Pitch report – Shere Bangla National Stadium

We profile the venue for the second and final Test between Bangladesh and New Zealand in Dhaka.

<b>Established:</b> 2006<br><b>Capacity:</b> 50,000<br><b>Floodlights:</b> Yes<br><b>Ends:</b> Ispahani End, Aqua Paints End<br><b>Test History:</b> 9 matches (8 away wins, 1 draw)<br><b>Tosses:</b> 6 batted first (4 wins, 2 losses), 3 bowled first (1 win, 1 loss, 1 draw)

<b>Overview</b><BR>The stadium, which gets its name from the 'Tiger of Bengal' Abul Kashem Fazlul Huq, a renowned Bengal leader and freedom fighter from the 1940s, is the official home of Bangladesh cricket. It is situated in Mirpur, roughly 10 kilometres from the centre of Dhaka.

In a move which stirred up a fair bit of resistance, the BCB shifted its headquarters in 2005 from the Bangabandhu National Stadium, a multi-sports complex in the heart of the city, to the Shere Bangla Stadium, in order to have their own facility exclusively for cricket.

The move would appear to have been validated by the 20 or so simultaneous games of tape-tennis ball cricket matches which take place every morning and every evening on the grassless plot adjacent to the stadium.

The ground boasts probably the best drainage facility on the whole of the sub-continent, with an even slope of 29 inches from wicket to boundary. The stadium was upgraded in 2011, with the football floodlights replaced and the capacity increased to 50,000 ahead of the World Cup.

<b>Last Time Out</b><br>November 2012's first Test saw the West Indies' choice to bat first amount to 527 for four declared on the back of Shivnarine Chanderpaul's double-century. Bangladesh's reply climbed to 556 all out and, as the pitch deteriorated, scores became smaller.

273 all out then played 167 all out, as the Windies won by 77 runs after tea on the fifth day – completing a very good contest, in which patient batsmen prospered and the use of debutant spinner Sohag Gazi with the new ball marked a potential precedent.

<b>Happy Hunting Ground</b><br>On a bowling front, <b>Shakib Al Hasan</B> leads the pack with 28 Test scalps at 38.82 a pop here. <b>Sohag Gazi</b> is next in line with nine scalps at 24.33.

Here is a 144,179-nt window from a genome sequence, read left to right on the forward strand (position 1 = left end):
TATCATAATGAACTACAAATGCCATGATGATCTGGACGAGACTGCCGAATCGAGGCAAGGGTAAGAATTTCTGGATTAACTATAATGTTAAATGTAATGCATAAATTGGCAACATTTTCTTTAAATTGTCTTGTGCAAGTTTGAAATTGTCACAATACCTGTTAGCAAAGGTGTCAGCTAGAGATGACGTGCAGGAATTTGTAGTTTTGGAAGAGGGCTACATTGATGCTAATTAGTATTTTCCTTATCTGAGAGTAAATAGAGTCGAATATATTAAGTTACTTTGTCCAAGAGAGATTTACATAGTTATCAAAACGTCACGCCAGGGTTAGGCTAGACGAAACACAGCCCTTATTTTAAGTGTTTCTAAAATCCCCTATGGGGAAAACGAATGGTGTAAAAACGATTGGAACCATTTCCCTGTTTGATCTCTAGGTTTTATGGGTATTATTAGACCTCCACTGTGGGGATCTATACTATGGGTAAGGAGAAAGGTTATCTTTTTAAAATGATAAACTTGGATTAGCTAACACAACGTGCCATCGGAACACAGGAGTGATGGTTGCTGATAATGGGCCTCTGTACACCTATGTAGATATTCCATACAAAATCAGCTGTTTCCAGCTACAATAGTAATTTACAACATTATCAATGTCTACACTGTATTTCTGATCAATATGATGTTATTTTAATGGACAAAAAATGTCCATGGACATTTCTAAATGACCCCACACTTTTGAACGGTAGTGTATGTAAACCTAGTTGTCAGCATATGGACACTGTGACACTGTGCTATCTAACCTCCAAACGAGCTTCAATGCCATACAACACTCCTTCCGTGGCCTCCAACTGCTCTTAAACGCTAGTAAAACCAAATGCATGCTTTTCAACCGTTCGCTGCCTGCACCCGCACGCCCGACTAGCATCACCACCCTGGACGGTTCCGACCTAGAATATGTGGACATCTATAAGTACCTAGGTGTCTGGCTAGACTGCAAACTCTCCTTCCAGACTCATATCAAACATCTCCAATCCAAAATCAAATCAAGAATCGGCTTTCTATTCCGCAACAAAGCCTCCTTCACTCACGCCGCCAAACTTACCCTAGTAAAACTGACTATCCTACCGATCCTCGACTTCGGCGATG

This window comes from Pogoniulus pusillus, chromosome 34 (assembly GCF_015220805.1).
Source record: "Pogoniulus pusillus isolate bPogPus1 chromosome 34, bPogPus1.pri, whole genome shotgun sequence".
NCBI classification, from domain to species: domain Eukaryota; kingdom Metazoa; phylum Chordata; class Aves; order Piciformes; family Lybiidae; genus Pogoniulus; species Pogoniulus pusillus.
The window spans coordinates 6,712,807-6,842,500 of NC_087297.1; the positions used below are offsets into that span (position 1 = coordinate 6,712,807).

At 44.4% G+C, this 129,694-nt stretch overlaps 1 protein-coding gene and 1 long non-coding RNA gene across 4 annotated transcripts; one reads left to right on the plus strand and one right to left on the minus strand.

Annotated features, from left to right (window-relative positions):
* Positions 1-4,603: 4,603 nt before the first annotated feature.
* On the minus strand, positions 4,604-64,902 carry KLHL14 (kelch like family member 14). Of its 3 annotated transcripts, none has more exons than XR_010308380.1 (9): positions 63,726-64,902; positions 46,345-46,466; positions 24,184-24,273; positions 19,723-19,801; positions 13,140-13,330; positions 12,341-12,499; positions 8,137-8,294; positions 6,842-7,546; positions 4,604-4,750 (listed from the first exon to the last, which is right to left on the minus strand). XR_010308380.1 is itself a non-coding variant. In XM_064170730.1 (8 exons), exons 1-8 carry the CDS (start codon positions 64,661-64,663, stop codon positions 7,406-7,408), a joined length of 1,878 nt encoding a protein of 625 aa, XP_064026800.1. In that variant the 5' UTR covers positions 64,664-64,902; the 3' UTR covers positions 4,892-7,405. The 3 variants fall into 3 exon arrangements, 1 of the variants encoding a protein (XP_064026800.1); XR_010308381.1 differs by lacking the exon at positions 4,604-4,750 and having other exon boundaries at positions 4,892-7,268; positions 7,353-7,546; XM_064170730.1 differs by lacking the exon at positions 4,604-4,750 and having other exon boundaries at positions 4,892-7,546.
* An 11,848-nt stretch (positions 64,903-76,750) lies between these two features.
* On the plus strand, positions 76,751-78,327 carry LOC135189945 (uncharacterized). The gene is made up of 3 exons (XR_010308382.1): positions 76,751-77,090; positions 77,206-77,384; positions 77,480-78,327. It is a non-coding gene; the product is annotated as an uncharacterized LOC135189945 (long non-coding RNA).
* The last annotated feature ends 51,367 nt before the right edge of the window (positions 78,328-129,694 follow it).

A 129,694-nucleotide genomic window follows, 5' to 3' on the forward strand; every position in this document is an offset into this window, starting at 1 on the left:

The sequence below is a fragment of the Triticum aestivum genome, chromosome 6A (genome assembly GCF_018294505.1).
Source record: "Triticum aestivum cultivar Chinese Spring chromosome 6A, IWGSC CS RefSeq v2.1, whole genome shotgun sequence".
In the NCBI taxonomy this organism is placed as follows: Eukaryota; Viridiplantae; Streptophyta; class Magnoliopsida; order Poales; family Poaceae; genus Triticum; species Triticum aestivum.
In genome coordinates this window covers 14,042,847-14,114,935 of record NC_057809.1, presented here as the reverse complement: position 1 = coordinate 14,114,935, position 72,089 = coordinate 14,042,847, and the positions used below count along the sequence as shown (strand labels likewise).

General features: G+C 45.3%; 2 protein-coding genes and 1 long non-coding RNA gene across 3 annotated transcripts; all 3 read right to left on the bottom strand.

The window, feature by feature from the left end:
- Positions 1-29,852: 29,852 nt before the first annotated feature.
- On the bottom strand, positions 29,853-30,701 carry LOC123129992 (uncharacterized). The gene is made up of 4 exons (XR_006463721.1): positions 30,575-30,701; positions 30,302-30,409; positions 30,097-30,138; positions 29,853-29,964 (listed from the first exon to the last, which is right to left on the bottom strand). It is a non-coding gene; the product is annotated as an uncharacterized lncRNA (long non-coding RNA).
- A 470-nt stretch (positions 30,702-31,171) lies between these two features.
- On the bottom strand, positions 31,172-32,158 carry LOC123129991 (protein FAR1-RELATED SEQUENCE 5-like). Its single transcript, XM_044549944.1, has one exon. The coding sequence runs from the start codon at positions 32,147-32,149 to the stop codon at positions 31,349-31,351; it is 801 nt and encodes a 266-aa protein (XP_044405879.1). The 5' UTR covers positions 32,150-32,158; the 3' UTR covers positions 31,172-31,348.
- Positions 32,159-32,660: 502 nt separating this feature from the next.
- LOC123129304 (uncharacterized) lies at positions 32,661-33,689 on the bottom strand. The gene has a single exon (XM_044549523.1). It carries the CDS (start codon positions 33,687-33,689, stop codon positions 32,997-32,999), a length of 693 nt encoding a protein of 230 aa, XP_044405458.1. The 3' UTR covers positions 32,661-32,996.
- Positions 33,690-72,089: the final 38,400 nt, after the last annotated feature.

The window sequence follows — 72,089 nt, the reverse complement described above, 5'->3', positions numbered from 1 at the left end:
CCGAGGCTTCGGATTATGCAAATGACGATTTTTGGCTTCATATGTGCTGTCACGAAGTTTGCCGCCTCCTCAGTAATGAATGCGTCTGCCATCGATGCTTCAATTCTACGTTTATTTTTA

Batting-wise, it's <B>Shakib Al Hasan</B>, again, and <B>Tamim Iqbal</B> that weigh in with averages of 47.29 from 17 knocks and 39.13 in 15 respectively. The former's <a href='http://www.paddypower.com/bet/cricket/cricket-test-matches/Bangladesh-V-New-Zealand-5949393.html' target='_blank' class='instorylink'><b>odds of 4/1 as the match's top-scorer</b></a> are, indeed, justified.

<b>Ross Taylor</b> and <b>Brendon McCullum</b> are New Zealand's lone survivors form their last Test in Dhaka in 2008. The latter managed a solid 66 in the first innings.

<b>They Said</b><br>"The wicket flattened out after the lunch session, but there was turn in the first hour. We will try to bowl them out as quickly as we can. We don't have any sort of targets because the wicket is flat. We will try to keep them to as low a total as possible." – Bangladesh spinner <b>Sohag Gazi</b>, after day one in 2012.

"There is not a lot on the pitch, not a lot of swing. So guys running in were trying hard. They put in a lot of effort. On a flat pitch like that you need to unsettle them with bouncers. But credit to the Bangladesh batsman, they didn't let us bully them too much." – West Indies coach <b>Ottis Gibson</b> last year.

"The pitch we saw from the last session of the fourth day and the first session on day five, there were something for the spinners and also our guys are much quicker. I backed my bowlers and once we were patient, we know could get wickets." – West Indies captain <b>Darren Sammy</b> 12 months ago.

"The surface is different here from the one in Chittagong, two totally different pitches. They are good wickets." – former Bangladesh coach <B>Stuart Law</B>.

"The batsmen may expect more runs from this wicket. The wicket of Dhaka is made of black clay, while the Chittagong wicket is made of red clay." – Curator <B>Shafiul Alam Belal</B>

<b>Weather Forecast</b><br>Only day three, according to forecasts, will be spared of scattered thundershowers – with rain likely to mar pre-match preparation too. Humidity levels will remain characteristically high, with temperatures likely to peak at 32 degrees Celsius.

<b>Conclusion</b><br>The Dhaka deck is rather atypical of a sub-continent wicket – faster, rather than slow and low – and was once described by South Africa captain Graeme Smith as "the strangest colour pitch he'd ever seen" due to its straw-like complexion.

There is a bit of bounce available and a solid contest on offer between bat and ball. The slower bowlers, however, may be able to make best use of the conditions, though not to discount the seamers, especially with the extra lift off the surface. Amid a reasonably balanced ratio, 18 of the 34 wickets to fall were taken by the spinners last time around. Expect plenty of close-in fielders.

It is general practice for sides winning the toss to make the most of the batsmen-friendly conditions on the first two days, thus avoid batting fourth across some potential deterioration. Initial patience to get used to the different nature of the wicket will reap reward – the batsmen willing to do the hard work should be able to cash in. .

Nine Tests here have brought just one draw. The hosts, however, have not claimed one of the eight wins – and <a href='http://www.paddypower.com/bet/cricket' target='_blank' class='instorylink'><b>New Zealand's cricket betting odds of 6/5</b></a> suggest this trend is set to continue.